He asked these people not to waste their money on telegrams but use it constructively for the improvement of the condition of cows. Though Gandhi had hitherto supported the idea of cow protection, during this time he was dejected by the spread of communal violence and by Partition. He urged people not to insist upon anything that would create a further rift between people of different faiths.

Rajendra Prasad, the president of the Constituent Assembly, told Jawaharlal Nehru that he had received several letters on the subject and that the Congress should take a stand on the matter.

“The Hindu sentiment in favour of cow protection is old, widespread and deep-seated and it has taken no time to rouse at this moment to a pitch when it is difficult, if not impossible, to ignore it,” Prasad wrote. “I think that the matter does require consideration and we must take a decision.”

During the Constituent Assembly debates, Vishwambar Dayal Tripathi, a Congressman from United Provinces, urged the Assembly to make cow protection a “part of fundamental rights”, given its cultural and financial importance.

Seth Govind Das, another Congress member from Central Provinces and Berar, demanded that the slaughter of cow “should be declared an offence as a provision under the Constitution just like untouchability”.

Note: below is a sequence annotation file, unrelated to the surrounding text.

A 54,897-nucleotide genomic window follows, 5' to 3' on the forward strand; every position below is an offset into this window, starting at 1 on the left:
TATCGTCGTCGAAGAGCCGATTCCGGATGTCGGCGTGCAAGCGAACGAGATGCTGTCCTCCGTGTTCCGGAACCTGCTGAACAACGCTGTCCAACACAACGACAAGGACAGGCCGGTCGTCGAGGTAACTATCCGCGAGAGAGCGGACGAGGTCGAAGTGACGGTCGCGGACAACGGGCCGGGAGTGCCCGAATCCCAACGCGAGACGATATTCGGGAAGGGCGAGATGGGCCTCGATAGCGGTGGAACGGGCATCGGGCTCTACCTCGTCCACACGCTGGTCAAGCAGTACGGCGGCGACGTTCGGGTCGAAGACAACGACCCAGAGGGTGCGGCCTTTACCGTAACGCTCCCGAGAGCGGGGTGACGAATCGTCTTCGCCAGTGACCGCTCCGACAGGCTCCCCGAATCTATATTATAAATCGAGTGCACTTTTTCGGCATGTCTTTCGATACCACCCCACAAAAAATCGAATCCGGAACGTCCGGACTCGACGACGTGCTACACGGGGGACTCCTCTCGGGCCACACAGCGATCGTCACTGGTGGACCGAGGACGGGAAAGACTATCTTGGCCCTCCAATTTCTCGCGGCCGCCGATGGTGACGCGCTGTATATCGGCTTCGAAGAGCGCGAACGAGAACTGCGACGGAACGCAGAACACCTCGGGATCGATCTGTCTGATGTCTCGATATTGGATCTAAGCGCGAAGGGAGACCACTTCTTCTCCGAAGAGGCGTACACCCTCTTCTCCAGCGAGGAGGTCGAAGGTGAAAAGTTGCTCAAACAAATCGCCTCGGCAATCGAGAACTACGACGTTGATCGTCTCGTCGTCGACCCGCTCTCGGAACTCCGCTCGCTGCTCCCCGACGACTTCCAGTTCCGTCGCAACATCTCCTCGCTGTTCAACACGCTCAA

Most of those in the Constituent Assembly who wanted cow killing to be banned based their arguments on the importance cow held for agriculture and the economy and not on any religious grounds. Anivesh Agrawal, via Wikimedia Commons [CC BY-SA 4.0]

Cow and the Constitution

In the initial draft of the Constitution, which was presented before the Assembly in November 1948, there was no provision relating to cow protection or prohibiting cow slaughter.

Introducing an amendment for the addition of such a provision in the Directive Principles of State Policy on November 24, 1948, Thakurdas Bhargava, a Congress member from Punjab stated, “To my mind, it would have been much better if this could have been incorporated in the fundamental rights, but some of my Assembly friends differed and it is the desire of Dr Ambedkar [the Chair of Drafting Committee] that this matter, instead of being included in fundamental rights should be incorporated in the Directive Principles.”